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From our files, Sept. 25, 2016

100 YEARS AGO — 1916

An impressive ceremony was held at the Sunday morning service of the Lancaster Presbyterian Church, when a memorial tablet was placed on the wall near the pulpit as a tribute to the late J. Rockwell Smith, former pastor.

The large two-story frame residence, known as the Fitzpatrick house, which stood for many years at the head of Lexington Avenue, is being town down. It was recently purchased by F.M. Hunt. The lumber will be utilized for buildings elsewhere. It is said to be the intention of Mr. Hunt to build a modern structure on the site of the old house.

The large brick columns supporting the portico to the entrance of Morgan Hall, the new building recently erected for the Kentucky College for Women, are being covered with beautiful white stucco, and when completed will resemble white marble.

Mr. Thomas Chesnut was in Danville yesterday and hauled back in his car, 400 cups, 500 loaves of bread, many cans of tomatoes, sugar and coffee in abundance to feed the large crowd that is attending the sale of his farm today.
There is an important announcement to the women of Danville: As the citizens of Danville will certainly be asked to authorize the Board of Education in Danville to issue bonds to provide the erection of a high school building before there is another opportunity to register, it is very important that all women interested in the welfare and efficiency of the schools should register by Oct. 3 in order to be able to vote. Women, as well as men now have the right to vote in school matters. The fact that your children are now unwholesomely crowded into the present inadequate buildings makes it urgent that you show your good citizenship by taking an active part in this election.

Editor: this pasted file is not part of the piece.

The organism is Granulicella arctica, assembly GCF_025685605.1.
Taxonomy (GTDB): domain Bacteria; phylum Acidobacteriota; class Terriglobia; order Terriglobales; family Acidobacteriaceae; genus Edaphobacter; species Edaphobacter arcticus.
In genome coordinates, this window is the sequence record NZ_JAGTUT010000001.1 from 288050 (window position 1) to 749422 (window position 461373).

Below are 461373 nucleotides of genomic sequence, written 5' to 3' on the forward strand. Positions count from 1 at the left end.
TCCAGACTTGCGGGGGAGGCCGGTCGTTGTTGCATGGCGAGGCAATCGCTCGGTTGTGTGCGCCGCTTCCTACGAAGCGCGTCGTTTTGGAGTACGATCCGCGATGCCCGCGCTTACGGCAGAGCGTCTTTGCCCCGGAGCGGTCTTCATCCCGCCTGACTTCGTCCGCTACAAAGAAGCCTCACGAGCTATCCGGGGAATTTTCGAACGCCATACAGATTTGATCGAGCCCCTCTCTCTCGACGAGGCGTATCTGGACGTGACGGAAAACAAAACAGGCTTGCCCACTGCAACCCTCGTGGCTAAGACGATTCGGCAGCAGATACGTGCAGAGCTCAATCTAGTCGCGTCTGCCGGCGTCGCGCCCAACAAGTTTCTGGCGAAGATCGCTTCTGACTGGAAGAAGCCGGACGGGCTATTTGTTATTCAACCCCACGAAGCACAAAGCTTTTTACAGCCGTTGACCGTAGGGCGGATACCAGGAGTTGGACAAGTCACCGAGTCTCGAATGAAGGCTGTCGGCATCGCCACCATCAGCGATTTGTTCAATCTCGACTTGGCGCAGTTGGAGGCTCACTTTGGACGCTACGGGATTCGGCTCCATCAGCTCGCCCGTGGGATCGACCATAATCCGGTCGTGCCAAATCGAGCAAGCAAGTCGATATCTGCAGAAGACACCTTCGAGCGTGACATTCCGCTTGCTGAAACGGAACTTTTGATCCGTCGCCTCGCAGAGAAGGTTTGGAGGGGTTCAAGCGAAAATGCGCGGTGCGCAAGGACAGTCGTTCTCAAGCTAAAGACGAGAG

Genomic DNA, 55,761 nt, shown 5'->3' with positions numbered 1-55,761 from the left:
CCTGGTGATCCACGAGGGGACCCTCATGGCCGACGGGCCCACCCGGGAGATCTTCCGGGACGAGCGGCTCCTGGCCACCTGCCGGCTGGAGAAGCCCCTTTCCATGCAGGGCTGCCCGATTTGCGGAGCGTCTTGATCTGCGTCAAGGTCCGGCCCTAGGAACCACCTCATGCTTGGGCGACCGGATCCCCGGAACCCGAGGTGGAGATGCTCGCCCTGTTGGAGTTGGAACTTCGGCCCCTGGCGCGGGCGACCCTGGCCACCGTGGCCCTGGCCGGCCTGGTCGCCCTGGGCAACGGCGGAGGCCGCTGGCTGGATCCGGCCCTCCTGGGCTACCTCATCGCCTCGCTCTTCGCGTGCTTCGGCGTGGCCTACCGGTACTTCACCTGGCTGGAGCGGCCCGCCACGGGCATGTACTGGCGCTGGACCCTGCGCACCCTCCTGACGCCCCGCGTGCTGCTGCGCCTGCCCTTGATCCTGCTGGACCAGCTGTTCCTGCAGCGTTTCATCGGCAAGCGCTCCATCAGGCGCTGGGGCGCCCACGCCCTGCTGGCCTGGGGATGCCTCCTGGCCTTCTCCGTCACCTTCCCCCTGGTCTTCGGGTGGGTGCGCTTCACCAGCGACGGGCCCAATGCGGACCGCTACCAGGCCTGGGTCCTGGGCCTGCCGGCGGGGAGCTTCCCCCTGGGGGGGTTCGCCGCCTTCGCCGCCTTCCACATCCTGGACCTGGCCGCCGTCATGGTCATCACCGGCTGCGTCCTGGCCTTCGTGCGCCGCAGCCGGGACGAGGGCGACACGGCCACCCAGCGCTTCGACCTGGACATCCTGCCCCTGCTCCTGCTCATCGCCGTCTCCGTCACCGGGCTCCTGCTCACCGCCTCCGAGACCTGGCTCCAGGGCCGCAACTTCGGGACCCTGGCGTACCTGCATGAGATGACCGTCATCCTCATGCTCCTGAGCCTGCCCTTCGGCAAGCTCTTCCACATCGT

75 YEARS AGO — 1941

 About 75 law enforcement officers from all over Kentucky are expected to invade Danville on Friday and attend a conference sponsored by the Federal Bureau of Investigation at the State Theatre. The purpose of the meeting will be to thoroughly acquaint all law enforcement agencies with their responsibilities in connection with national defense investigations which are being currently conducted by the FBI. During the program a sound movie will be presented titled, “Men of the FBI.”

According to Barcus, Kindred & Co., specialists in municipal finance, a survey they conducted shows that Danville’s water charges amount to $1.67 per user monthly for 3,000 gallons of water, while an average of $1.06 is charged for similar service by 286 other American cities. Danville’s charge for 5,000 gallons is $2.47 monthly, compared with an average of $1.54 for all cities studies.

Buddy Baer, son of Mr. and Mrs. Jake Baer of Danville has been ordered to report to Louisville where he will be inducted into the United States Navy for assignment to the Naval Intelligence office of this district. Baer is a graduate of the University of Kentucky and is now employed at the Hub Pushin Department Store. Also, James Wallace Langford, of Danville, has been accepted into the U.S. Navy, and was sent to Norfolk, Va., for training.

Jimmy Horner, city editor of The Advocate-Messenger, left Saturday afternoon for Washington D.C. where he has accepted a position with the Federal Bureau of Investigation. Mr. Horner, son of Mr. and Mrs. W.D. Horner, of North Third Street, since his graduation from Danville High School in 1939, has been on the news staff of this newspaper and is a young man of exceptional ability.